Work as a Learning Environment

Focus on learning first and let productivity be its reward.

Over the past twenty years we’ve worked in various intellectual property and craft based businesses. There has often been a dichotomy – those creative elements driving the company were focused on gaining knowledge by research, communication and experimentation. They often did so with a keen eye toward commitments and corporate goals. The management teams often focused on traditional financial and productivity metrics – those taught in MBA programs: revenue, profit, work performed, on time delivery, et cetera.

Intellectually based business pursuits – those in emerging markets, with new product and services or steeped in craft – require the discovery, development and application of knowledge. The more is known about customers, markets, technology domains, product development and service delivery the greater the ability to provide the right products and services to a known clientele.

~ Productivity is a byproduct of learning ~

Learning, by nature, is driven by curiosity, real-world experiments and repetitious activity. The more opportunities to test ideas and conjectures, observe the results and reinforce what works and what does not, the greater the opportunity to be productive and generate value. At the core, learning comes from repetition which exposes patterns (reinforcing knowledge) and allows for developing expertise through gaining deeper knowledge in a subject by steeping in its details.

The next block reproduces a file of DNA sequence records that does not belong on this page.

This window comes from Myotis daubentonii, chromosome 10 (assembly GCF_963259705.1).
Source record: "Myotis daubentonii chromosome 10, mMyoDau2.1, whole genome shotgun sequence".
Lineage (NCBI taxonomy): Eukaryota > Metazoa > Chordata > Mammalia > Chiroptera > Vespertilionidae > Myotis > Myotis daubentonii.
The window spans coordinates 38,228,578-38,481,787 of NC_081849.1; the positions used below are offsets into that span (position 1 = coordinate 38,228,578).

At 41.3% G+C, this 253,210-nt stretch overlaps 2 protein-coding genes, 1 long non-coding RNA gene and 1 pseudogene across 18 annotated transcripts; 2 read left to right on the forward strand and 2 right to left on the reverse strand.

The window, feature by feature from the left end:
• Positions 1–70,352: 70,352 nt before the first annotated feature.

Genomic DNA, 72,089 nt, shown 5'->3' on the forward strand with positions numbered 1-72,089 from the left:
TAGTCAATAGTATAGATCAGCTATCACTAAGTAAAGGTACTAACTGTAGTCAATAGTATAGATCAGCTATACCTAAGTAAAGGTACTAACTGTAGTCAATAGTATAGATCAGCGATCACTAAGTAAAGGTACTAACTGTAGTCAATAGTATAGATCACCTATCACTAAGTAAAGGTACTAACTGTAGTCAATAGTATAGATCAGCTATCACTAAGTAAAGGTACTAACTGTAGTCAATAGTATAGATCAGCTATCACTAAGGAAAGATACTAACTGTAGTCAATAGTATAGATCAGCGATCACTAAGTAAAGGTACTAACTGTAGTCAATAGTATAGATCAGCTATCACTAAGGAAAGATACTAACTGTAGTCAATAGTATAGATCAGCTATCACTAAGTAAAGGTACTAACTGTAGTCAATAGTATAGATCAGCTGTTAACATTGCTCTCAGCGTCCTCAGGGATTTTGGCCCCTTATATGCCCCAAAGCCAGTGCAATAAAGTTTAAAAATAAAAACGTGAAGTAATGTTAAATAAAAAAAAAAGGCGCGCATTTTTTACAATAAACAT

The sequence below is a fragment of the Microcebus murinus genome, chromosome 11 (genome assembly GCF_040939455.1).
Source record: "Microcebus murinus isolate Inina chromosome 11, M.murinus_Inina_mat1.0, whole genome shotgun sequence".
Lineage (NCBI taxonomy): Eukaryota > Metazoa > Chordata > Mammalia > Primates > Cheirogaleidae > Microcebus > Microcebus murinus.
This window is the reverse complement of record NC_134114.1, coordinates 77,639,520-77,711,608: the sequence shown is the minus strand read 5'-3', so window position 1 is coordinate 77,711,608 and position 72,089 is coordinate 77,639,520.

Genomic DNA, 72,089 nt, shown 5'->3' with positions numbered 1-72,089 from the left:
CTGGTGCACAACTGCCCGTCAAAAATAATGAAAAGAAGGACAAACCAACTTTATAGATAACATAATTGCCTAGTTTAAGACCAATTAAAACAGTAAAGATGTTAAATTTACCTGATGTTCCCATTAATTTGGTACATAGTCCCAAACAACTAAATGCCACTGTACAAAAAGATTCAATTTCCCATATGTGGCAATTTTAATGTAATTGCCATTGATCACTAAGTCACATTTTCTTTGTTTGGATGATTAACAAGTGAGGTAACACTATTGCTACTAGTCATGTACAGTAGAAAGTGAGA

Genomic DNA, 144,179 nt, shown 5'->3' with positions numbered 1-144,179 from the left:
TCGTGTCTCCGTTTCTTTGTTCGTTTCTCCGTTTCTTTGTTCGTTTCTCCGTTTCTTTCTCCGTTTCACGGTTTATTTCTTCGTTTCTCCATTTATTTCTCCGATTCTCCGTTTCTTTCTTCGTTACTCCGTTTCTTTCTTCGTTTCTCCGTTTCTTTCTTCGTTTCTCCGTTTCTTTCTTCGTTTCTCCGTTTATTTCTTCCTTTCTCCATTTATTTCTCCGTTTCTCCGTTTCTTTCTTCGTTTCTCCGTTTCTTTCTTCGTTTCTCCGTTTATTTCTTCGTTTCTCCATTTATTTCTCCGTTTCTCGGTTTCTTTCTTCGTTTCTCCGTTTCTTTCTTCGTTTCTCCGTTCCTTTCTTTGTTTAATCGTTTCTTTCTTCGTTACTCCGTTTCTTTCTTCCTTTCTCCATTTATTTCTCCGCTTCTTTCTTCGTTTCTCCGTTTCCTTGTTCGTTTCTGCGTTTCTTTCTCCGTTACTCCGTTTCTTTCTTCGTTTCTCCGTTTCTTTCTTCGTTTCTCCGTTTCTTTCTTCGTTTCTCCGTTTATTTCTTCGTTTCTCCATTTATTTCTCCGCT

~ Learning is driven by relentless repetition ~

The keys to accelerating success come from curious people (those who desire to learn) coupled with the perseverance to test ideas, learn and refine decisions. A good golfer may have taken 1,000 swings. An excellent golfer may have taken 10,000 swings. The scientist that makes a discovery is not one that has performed one test in a new field, but rather the scientist that has relentlessly tested ideas and pursued greater knowledge in a field of interest.

To drive success a significant focus must be placed on organizational learning. While measuring traditional business metrics is valuable, one has to realize that learning is not so black and white, but requires the same reinforcement (if not more) as it is the engine that drives productivity and profitability.

  • How frequently are ideas asserted, tested and resolved?
  • Does the business leadership relentlessly pursue “why”?